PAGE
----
Conditional Sentencing in Canada: an Overview of Research Findings

3. Usage of Conditional Sentences 1996-1999

3. Usage of Conditional Sentences 1996-1999

Introduction

Since the conditional sentence of imprisonment is a new sanction, provincial and territorial correctional data-bases have not yet fully automated data collection. For this reason, the Department of Justice Canada, in co-operation with the provincial and territorial correctional representatives, conducted a manual survey of conditional sentences imposed to date. By 2001, it is anticipated that conditional sentences will be integrated into the Adult Criminal Court Survey (ACCS) located in the Canadian Centre for Justice Statistics, a division of Statistics Canada. When this integration process is complete, information on conditional sentences will be available in the annual Centre publication entitled “Adult Criminal Court Statistics”, which is part of the Juristat series.

It is important to point out that the trends presented in this chapter derive from the period prior to the Supreme Court judgement in R . v. Proulx. Since that judgement contained important guidance for trial judges, it is likely that the nature (and duration) of conditional sentence orders imposed will change significantly. The data summarized in this report serve as a comparison for trends in conditional sentencing in the post-Proulx period.

3.1 Volume of Conditional Sentences Imposed

September 1999 marked the three-year point in the new conditional sentencing regime. After three years of implementation, 42,941 conditional sentences of imprisonment had been imposed across the country.

Table 3.1 provides a breakdown of the conditional sentences imposed by province and territory over the three-year period. As can be seen, the highest numbers of conditional sentences were imposed in Quebec (12,690) and Ontario (11,443). Together, these two provinces accounted for fully 55% of all conditional sentence orders imposed (Table 3.1).

Table 3.1 Number of Conditional Sentence Orders by Province and Territories (1996-1999)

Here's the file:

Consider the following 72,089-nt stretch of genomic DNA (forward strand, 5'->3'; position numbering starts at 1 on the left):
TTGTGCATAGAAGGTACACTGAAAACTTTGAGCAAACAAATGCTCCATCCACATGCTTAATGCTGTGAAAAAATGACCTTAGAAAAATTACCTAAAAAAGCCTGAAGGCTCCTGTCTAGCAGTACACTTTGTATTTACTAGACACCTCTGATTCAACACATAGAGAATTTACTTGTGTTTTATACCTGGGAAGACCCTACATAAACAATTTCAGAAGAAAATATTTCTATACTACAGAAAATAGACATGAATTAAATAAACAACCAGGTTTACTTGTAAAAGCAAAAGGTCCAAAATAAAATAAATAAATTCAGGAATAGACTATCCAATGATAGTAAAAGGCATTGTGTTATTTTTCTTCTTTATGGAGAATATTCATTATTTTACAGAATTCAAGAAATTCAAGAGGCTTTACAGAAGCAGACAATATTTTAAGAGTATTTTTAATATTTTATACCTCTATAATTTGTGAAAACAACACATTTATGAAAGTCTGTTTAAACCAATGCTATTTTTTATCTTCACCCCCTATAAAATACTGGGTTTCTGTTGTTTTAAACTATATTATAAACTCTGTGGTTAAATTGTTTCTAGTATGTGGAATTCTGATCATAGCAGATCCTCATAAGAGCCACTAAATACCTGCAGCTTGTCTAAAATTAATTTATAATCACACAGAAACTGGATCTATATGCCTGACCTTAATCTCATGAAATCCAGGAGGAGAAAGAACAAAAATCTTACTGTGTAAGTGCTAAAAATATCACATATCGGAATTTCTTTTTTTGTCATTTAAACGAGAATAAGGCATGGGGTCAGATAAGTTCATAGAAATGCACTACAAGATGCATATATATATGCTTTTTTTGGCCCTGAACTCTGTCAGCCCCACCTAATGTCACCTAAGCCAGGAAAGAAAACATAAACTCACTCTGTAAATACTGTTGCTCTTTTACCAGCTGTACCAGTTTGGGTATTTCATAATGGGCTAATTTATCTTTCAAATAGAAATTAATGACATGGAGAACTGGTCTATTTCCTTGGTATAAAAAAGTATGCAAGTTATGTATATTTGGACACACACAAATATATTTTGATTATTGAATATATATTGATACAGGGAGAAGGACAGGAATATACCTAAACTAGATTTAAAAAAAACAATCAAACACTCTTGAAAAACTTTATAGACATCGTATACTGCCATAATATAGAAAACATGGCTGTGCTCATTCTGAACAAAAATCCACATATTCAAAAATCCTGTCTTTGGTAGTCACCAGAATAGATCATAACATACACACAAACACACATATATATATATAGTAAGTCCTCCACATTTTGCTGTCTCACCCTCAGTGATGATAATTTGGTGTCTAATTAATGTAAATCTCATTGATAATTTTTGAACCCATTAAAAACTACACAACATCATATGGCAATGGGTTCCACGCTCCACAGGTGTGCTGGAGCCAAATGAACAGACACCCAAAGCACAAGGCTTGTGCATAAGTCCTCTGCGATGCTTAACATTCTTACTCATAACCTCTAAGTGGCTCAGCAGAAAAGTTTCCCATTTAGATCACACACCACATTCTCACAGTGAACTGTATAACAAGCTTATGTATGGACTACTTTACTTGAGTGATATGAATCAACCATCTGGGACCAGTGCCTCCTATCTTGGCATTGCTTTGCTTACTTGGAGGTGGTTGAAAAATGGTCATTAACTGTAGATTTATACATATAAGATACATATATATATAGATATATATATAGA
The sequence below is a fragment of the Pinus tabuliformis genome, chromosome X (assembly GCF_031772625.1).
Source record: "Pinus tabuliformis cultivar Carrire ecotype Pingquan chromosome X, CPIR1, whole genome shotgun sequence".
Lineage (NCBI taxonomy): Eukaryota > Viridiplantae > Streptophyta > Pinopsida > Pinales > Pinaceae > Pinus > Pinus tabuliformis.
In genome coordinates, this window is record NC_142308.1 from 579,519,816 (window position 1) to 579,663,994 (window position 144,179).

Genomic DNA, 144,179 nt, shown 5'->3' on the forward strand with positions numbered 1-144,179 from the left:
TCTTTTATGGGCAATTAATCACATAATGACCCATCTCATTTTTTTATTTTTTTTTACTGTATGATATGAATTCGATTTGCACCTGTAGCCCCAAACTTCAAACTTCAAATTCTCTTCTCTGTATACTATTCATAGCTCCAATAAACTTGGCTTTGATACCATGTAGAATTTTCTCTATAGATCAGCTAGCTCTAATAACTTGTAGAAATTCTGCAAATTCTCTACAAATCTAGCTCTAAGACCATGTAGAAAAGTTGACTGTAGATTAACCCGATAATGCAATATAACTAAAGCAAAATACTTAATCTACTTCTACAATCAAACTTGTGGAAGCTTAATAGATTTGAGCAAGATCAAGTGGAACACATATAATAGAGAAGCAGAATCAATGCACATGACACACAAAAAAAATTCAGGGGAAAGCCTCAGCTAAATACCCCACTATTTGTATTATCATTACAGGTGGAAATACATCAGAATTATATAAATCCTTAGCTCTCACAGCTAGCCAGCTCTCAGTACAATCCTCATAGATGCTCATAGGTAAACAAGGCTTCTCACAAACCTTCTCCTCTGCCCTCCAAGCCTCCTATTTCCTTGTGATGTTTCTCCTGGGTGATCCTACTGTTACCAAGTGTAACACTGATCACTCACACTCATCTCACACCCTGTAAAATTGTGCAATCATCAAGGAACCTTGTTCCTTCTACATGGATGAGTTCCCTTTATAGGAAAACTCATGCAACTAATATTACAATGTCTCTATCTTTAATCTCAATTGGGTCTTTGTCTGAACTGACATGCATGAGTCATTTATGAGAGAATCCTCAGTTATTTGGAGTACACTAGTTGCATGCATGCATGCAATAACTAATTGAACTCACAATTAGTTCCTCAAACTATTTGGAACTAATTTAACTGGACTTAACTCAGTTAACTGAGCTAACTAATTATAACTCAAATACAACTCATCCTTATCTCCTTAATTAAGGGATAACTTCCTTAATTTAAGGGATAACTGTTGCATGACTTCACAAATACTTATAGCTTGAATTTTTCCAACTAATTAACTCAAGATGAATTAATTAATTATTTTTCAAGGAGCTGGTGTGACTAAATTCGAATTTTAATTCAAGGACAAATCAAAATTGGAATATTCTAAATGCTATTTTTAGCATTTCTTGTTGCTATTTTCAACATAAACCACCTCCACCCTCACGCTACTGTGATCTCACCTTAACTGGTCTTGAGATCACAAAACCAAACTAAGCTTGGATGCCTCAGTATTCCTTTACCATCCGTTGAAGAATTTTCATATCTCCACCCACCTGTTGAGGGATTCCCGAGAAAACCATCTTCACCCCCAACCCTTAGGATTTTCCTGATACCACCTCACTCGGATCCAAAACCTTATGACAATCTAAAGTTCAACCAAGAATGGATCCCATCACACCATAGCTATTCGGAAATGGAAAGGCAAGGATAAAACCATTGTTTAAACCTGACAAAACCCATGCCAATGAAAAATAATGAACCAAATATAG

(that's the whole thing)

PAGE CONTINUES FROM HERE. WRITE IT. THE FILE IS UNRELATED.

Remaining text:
Province/Territory # of Orders Imposed
Newfoundland 1,078
Nova Scotia 1,486
Prince Edward Island 101
New Brunswick 1,578
Quebec 12,690
Ontario 11,443
Manitoba 1,245
Saskatchewan 3,121
Alberta 3,414
British Columbia 6,334
Northwest Territories 146
Yukon 305
TOTAL 42,941

Over the last twelve-month period of this analysis (September 1 1998-August 31, 1999), the use of conditional sentences varied considerably. In the Northwest Territories, there was no change in the number of conditional sentences imposed. Elsewhere the increases ranged from 15% in Alberta to 31% in Manitoba. These trends may reflect reaction from the Courts of Appeal across the country. It is hard to tell on the basis of a single year, whether these differences represent longer term trends across the country. Once conditional sentences have been integrated into the Canadian Centre for Justice Statistics data-base, we shall be in a better position to evaluate the usage of conditional sentences.

3.2 Breakdown of Sentences across Offence Categories

Table 3.2 provides a breakdown of the percentage of conditional sentences imposed across a number of offence categories. This table reveals that the category of property crime accounts for the highest percentage of orders imposed (39%), followed by personal injury offences (31%). These two categories of offence together account for 70% of all orders imposed. Offences involving drugs accounted for 11% of cases while against the administration of justice accounted for a further 8%.

Table 3.2 Number and Category of Offences Receiving Conditional Sentences by Province and Territory (1996-1999)
Province/Territory Offence Category
% Person % Property % Driving % Administration of Justice % CDSA[*] % Other
Newfoundland 27% 41% 2% 10% 11% 9%
Nova Scotia 28% 33% 6% 11% 14% 9%
Prince Edward Island 14% 65% 3% 5% 12% 1%
New Brunswick 35% 40% 3% 8% 8% 7%
Quebec 19% 41% 4% 1% 19% 17%
Ontario 32% 44% 3% 3% 11% 6%
Manitoba 39% 33% 3% 4% 21% 1%
Saskatchewan 39% 35% 8% 6% 4% 8%
Alberta 30% 51% 5% 5% 8% 2%
British Columbia 28% 37% 3% 6% 15% 11%
Northwest Territories 55% 22% 3% 12% 8% 0%
Yukon 31% 24% 6% 21% 3% 15%
AVERAGE CANADA 31% 39% 4% 8% 11% 7%

Table 3.3 gives a somewhat more detailed breakdown for selected offences and offence categories and includes the numbers of conditional sentence orders imposed across the country. This table shows that the most serious crimes seldom resulted in the imposition of a conditional sentence. For example, there were only 24 cases of manslaughter out of over 40,000 conditional sentences imposed over a three-year period (see Table 3.3).

Table 3.3 Conditional Sentences Imposed by Province and Territory (1996-1999): Selected Offences and Offence Categories
Province/ Territory Number and Type of Offences
Man-slaughter Person Property B&E Fraud Sexual Assault Family Violence Impaired Driving Dangerous Driving Administration of Justice CDSA Other
Newfoundland 134 282 77 124 107 81 15 11 123 127 112
Nova Scotia 337 218 146 123 72 42 49 159 207 133
Prince Edward Island 23 94 22 40 4 6 3 4 12 29 2
New Brunswick 3 440 340 148 148 112 21 18 120 120 108
Quebec 2,363 4,996 428 89 2,317 2,116
Ontario 7 2,732 1,827 725 2,525 886 132 258 390 1,304 657
Manitoba 3 227 235 107 69 97 152 11 23 55 255 8
Saskatchewan 1,073 486 382 209 145 193 59 191 128 255
Alberta 3 1,010 1,730 179 166 260 66
British Columbia 8 1,368 1,412 475 429 421 109 58 382 957 715
Northwest Territories 84 25 9 7 17 6 22 14
Yukon 86 34 11 28 9 19 63 9 46
TOTAL CANADA 24 9,877 11,679 2,102 3,702 1,870 239 730 908 1,772 5,727 4,218


[*] Controlled Drug and Substance Act

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